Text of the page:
SFTW120-LectureNotes-09

# SFTW120-LectureNotes-09 - SFTW120 Programming Science...

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1 SFTW120 Programming Science Lecture Notes 9: C: Arrays (Textbook Chapter 8) © Robert P. Biuk-Aghai SFTW120 - Programming Science 2 Lecture Notes 9 Arrays square6 A simple data type can only store one value at a time square6 Often it is useful to group several related data items together into a data structure : a composite of data items stored under the same name square6 Many types of data structures exist (arrays, records, trees, etc.); one of the most common ones is the array square6 An array is a collection of data items of the same type square6 Example: double x[8]; this creates the array x with 8 array elements of type double , stored in adjacent memory cells

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2 SFTW120 - Programming Science 3 Lecture Notes 9 Referencing arrays square6 The array created by double x[8] with some numbers stored in it: -54.5 14.0 12.0 2.5 8.0 6.0 12.0 16.0 x[7] x[6] x[5] x[4] x[3] x[2] x[1] x[0] square6 Each element of the array can be referenced by giving the name of the whole array, and the number of the element in square brackets; e.g.: x[0] array element 0 (first element) x[1] array element 1 (second element) SFTW120 - Programming Science 4 Lecture Notes 9 Array subscripts square6 The number of the array element is called the array subscript , or also the array index square6 Array subscripts must be in the range of the array they refer to, from 0 to one less than the size of the array; e.g. for the array double x[8] , the array subscript can be from 0 to 7 (which is 8 numbers) square6 If an array subscript outside the valid range of the array is used, a memory cell outside the array will be accessed; the result is unpredictable, therefore the programmer has to be very careful to make sure that the array subscript is always in the valid range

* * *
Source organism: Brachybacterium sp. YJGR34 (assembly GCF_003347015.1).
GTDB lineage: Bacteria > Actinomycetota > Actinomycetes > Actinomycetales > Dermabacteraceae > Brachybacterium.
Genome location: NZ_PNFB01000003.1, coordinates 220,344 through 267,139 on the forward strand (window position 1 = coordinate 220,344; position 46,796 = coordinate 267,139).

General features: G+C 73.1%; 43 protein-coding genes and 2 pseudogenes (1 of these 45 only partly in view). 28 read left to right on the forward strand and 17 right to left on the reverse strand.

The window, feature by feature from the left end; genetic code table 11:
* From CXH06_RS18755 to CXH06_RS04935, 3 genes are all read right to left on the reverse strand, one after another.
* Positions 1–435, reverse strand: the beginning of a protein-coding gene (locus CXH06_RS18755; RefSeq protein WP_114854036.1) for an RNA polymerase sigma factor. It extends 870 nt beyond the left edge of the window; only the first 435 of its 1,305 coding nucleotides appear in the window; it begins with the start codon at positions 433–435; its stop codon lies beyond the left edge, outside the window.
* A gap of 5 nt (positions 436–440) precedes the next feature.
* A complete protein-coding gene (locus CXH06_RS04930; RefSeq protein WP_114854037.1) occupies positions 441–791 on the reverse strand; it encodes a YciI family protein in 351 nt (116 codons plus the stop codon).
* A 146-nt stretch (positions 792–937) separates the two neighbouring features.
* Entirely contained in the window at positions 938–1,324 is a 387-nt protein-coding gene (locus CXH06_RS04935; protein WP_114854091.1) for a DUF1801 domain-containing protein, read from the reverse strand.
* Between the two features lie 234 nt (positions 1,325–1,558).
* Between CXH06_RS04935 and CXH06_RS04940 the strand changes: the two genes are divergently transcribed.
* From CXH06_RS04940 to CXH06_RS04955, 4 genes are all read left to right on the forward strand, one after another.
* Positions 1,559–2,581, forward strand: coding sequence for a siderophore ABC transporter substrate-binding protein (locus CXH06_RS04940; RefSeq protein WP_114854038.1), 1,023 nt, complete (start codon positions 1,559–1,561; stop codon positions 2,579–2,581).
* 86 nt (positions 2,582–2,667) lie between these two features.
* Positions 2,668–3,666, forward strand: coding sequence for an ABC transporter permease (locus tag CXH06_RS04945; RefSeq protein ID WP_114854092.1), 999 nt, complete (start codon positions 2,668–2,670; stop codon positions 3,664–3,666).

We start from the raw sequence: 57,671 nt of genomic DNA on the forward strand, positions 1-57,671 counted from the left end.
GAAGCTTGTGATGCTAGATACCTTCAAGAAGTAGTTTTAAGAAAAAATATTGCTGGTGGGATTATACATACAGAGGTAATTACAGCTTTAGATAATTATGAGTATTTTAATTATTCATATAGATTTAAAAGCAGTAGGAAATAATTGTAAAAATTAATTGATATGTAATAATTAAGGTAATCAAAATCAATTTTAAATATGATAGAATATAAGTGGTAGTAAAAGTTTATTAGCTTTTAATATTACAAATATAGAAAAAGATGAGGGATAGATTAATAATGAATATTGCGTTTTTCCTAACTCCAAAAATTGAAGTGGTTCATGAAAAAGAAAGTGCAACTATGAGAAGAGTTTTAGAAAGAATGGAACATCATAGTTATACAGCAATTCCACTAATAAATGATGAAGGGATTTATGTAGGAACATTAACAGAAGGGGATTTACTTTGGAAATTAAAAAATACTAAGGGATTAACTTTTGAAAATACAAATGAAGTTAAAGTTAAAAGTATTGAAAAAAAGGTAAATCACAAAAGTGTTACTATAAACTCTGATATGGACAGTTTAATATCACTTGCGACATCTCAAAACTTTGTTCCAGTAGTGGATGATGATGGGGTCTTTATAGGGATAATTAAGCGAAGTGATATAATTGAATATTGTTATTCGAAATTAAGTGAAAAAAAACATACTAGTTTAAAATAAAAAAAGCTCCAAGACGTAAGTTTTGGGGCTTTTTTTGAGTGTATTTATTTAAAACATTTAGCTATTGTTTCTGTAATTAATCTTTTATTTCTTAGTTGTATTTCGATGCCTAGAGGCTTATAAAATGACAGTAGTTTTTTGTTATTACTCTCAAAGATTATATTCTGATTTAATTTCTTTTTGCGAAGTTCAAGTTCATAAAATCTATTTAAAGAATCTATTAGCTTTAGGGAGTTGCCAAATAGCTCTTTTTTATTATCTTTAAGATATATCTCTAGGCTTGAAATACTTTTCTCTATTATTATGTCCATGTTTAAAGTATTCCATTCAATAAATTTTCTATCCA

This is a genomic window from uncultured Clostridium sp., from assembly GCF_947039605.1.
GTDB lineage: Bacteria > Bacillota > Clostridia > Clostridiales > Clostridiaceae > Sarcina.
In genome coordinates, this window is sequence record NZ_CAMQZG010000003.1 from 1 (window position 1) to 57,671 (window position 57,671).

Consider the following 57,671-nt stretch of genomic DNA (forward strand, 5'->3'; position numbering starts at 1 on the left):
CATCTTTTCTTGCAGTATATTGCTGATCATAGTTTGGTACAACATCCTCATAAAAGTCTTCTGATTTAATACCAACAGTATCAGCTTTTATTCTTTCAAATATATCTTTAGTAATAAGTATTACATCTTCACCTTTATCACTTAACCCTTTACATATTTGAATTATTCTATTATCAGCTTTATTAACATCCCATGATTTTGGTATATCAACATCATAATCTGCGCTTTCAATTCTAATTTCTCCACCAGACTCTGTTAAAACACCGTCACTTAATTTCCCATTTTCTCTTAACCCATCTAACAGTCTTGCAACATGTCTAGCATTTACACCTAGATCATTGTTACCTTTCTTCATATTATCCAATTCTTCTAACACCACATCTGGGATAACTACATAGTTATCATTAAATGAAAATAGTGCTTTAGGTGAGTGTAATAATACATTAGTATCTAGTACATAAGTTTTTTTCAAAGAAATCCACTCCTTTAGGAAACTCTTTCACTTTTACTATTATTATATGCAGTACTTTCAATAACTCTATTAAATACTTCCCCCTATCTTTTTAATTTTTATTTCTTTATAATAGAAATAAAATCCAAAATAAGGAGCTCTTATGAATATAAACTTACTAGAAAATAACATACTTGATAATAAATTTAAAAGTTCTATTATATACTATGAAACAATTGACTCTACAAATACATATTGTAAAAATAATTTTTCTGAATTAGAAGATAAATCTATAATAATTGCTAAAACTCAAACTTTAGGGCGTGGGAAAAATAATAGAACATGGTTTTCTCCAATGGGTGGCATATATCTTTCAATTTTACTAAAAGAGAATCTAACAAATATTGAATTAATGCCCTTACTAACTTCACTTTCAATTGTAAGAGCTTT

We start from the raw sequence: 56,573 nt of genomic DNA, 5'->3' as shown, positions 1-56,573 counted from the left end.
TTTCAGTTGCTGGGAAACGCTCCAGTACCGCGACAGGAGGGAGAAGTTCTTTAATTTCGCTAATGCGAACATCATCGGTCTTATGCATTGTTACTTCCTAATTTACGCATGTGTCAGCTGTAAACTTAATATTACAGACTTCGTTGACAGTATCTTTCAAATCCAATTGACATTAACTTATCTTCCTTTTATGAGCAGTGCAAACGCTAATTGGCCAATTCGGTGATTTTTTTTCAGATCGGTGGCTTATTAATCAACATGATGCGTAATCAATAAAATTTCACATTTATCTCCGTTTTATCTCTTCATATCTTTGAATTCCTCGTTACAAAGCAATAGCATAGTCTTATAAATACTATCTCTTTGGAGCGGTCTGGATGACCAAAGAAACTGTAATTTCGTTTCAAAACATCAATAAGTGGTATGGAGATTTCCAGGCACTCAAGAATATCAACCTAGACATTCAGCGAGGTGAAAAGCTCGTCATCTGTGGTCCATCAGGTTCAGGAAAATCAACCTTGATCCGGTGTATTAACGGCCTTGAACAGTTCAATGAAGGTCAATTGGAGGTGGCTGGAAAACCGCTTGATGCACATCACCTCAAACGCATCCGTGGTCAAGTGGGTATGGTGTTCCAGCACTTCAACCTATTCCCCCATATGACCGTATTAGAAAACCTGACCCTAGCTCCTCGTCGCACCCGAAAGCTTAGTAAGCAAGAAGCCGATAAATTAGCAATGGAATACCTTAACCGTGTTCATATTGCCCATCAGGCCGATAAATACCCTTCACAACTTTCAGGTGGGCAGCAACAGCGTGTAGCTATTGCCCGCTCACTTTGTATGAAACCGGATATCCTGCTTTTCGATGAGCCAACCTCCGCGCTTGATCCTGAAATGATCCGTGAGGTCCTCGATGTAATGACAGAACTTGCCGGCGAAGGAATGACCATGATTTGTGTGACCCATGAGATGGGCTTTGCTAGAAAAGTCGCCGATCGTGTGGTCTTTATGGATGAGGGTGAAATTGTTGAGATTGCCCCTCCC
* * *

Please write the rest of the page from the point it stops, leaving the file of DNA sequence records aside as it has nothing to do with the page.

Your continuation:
3 SFTW120 - Programming Science 5 Lecture Notes 9 Manipulating array elements square6 Individual array elements can be manipulated (used, changed) just like other variables; e.g. for array x : -54.5 14.0 12.0 2.5 8.0 6.0 12.0 16.0 x[7] x[6] x[5] x[4] x[3] x[2] x[1] x[0] printf("%.1f", x[0]); displays x[0] as 16.0 x[3] = 25.0; changes x[3] to 25.0 sum = x[0] + x[1]; new value of sum is 28.0 sum += x[2]; new value of sum is 34.0 x[3] += 1.0; changes x[3] to 26.0 x[2] = x[0] + x[1]; changes x[2] to 28.0 SFTW120 - Programming Science 6 Lecture Notes 9 Parallel arrays square6 Often it is necessary to create two or more arrays to store related information, these are parallel arrays square6 Example: student ID and exam grade of the student #define NUM_STUDENTS 50 int id[NUM_STUDENTS]; double grade[NUM_STUDENTS]; square6 The arrays have the same length, and the same array subscript is used to access data of the same student; from 0 for the first student to 49 for the last student: id[0] = 1234; set the first student’s ID to 1234 grade[0] = 84.5; set the first student’s grade to 84.5

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4 SFTW120 - Programming Science 7 Lecture Notes 9 Example of parallel arrays square6 Two (or more) arrays with the same length but different content: 1241 1240 1239 1238 1237 1236 1235 1234 [7] [6] [5] [4] [3] [2] [1] id [0] 87.3 79.6 82.1 97.3 74.8 88.7 91.2 84.5 [7] [6] [5] [4] [3] [2] [1] grade [0] SFTW120 - Programming Science 8 Lecture Notes 9 Array initialization square6 Any variable can be initialized (given an initial value) when it is declared; e.g.:
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